“Incorrect programming of the SBS control software may cause the vehicle to falsely detect an obstacle in front of the vehicle while driving,” said Mazda about the problem, but the repair is extremely different depending on when the car was built. Early models will have their instrument cluster replaced altogether while later cars need a different software for the autobrake system.
The estimated number of affected vehicles is 35,390 in the United States and federalized territories, covering only the Mazda3 for the 2019 and 2020 model years. The Japanese automaker’s North American office isn’t aware of any injuries or deaths related to this defect, nor did it mention if the Mazda3 for other markets is under recall as well. The notification of owners from the U.S. and federalized territories is expected to be completed by February 17th.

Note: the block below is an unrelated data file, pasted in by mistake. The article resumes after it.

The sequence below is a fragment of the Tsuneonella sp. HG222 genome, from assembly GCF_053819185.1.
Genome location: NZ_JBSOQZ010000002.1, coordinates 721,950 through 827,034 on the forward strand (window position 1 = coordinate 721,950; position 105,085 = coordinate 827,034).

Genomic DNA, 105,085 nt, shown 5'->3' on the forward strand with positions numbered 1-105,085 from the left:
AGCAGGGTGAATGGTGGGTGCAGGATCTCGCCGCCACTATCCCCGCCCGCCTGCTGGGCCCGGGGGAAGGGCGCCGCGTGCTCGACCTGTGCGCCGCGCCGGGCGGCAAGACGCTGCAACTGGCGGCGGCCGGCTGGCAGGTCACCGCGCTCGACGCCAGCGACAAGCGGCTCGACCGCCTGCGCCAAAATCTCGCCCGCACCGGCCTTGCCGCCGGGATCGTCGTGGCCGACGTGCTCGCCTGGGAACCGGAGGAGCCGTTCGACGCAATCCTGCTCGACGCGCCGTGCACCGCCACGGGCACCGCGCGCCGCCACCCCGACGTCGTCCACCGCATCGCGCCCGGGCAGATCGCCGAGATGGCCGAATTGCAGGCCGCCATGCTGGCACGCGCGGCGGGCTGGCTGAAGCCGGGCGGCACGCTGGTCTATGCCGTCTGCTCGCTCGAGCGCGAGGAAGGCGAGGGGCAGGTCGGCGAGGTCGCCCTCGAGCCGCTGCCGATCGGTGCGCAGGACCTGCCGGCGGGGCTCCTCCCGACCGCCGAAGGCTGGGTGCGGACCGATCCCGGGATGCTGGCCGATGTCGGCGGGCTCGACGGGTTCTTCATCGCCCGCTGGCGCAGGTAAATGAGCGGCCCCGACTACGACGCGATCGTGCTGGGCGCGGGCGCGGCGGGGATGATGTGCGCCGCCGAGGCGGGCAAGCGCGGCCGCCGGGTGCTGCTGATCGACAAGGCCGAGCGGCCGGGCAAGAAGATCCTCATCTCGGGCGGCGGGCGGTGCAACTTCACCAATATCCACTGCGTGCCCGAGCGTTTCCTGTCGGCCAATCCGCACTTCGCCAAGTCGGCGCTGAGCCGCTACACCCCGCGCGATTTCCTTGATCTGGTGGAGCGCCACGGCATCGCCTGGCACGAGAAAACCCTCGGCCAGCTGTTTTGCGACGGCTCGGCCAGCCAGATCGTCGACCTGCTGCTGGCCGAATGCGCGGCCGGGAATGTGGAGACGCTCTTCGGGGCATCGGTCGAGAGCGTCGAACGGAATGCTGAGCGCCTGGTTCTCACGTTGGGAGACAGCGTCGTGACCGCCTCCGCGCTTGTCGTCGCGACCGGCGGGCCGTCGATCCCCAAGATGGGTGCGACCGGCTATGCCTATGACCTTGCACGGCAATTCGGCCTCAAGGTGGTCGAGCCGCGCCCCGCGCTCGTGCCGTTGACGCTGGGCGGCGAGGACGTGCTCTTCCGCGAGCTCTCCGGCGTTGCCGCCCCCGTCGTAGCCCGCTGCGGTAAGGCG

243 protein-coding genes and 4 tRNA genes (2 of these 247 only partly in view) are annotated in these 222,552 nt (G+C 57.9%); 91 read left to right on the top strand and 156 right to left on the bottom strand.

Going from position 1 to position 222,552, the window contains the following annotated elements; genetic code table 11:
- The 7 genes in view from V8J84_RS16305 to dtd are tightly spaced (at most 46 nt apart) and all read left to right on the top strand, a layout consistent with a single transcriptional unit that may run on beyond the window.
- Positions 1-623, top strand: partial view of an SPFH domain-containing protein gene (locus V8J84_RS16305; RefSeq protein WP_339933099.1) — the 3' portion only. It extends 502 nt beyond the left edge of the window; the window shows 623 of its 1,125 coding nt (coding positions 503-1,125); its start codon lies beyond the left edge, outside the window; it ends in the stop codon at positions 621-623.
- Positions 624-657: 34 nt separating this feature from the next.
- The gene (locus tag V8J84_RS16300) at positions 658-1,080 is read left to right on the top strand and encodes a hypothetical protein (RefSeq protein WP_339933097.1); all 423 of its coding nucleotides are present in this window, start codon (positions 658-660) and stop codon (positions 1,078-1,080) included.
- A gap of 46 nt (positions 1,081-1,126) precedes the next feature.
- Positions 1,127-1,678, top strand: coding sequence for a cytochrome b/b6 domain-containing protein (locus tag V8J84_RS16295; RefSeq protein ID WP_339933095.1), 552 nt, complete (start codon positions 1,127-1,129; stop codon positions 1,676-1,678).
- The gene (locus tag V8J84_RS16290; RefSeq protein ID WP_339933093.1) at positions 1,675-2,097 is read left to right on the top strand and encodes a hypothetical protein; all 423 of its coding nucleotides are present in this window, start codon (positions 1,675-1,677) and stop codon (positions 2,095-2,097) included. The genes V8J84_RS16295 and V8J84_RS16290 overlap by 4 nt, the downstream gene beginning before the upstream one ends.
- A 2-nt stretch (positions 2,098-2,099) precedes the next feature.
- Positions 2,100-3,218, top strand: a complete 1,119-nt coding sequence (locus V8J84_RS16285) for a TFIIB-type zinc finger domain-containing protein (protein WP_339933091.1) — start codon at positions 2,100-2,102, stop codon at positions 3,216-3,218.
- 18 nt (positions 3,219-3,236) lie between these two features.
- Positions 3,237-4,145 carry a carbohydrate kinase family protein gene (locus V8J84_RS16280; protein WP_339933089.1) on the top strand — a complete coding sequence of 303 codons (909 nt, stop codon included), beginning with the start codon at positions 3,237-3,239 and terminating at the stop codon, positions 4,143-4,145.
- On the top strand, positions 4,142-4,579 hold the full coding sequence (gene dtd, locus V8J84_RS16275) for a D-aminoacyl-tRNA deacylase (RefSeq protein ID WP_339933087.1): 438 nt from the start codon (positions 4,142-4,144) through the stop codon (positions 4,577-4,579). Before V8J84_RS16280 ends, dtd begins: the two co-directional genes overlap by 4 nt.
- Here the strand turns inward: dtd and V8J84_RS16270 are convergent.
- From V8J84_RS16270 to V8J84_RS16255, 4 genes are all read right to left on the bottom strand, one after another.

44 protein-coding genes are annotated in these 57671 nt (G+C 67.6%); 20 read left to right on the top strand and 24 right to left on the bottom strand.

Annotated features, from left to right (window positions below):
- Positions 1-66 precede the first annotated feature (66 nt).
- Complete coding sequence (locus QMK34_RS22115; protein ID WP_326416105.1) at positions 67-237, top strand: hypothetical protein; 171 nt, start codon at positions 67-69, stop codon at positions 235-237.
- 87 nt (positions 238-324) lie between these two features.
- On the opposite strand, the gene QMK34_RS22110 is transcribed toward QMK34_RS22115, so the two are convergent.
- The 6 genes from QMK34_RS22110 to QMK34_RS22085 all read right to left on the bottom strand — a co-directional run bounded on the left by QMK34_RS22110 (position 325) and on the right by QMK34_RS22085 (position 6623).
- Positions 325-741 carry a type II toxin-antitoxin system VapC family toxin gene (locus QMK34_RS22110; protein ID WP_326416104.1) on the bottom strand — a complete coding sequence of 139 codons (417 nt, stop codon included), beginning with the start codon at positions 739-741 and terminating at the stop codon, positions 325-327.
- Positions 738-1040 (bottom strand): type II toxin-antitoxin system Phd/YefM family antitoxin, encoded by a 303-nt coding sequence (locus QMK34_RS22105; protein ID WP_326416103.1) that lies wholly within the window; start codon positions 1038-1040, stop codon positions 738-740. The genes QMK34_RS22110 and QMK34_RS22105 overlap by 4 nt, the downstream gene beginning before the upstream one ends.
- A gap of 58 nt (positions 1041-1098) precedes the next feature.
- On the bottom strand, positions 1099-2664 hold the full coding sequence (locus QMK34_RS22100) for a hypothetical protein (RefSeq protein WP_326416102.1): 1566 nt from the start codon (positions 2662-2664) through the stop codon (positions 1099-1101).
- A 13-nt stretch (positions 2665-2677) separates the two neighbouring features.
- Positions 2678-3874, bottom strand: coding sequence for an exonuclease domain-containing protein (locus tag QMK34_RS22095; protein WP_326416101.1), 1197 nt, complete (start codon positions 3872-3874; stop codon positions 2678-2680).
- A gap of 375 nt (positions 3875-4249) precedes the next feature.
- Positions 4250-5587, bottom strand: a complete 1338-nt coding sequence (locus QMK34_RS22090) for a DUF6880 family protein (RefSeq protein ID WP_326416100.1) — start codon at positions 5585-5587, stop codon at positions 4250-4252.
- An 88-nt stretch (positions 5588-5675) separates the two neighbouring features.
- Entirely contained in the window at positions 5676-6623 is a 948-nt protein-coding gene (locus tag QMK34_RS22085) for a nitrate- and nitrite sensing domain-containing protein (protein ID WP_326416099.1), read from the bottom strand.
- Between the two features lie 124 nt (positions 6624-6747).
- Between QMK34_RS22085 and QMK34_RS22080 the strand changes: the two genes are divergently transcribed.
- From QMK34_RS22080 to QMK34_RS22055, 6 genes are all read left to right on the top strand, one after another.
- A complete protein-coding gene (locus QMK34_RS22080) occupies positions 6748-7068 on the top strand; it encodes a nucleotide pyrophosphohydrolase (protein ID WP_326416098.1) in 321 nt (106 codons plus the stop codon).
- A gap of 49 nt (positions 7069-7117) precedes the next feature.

Pricing for the Mazda3 starts at $21,500 in this part of the world for the four-door sedan while the five-door hatchback kicks off at $23,600 before options and destination charge. From the get-go, the entry-level trim comes with a 2.5-liter engine with 186 horsepower and 186 pound-feet of torque.
The SkyActiv-Drive automatic transmission is also standard, as well as G-Vectoring Control Plus, 8.8-inch infotainment, LED headlights and running lights, mobile 911 automatic emergency notification, and the SBS over which so many cars are under recall right now. All-wheel drive adds $1,400 to the sticker price, and it’s available for every trim except for the base spec.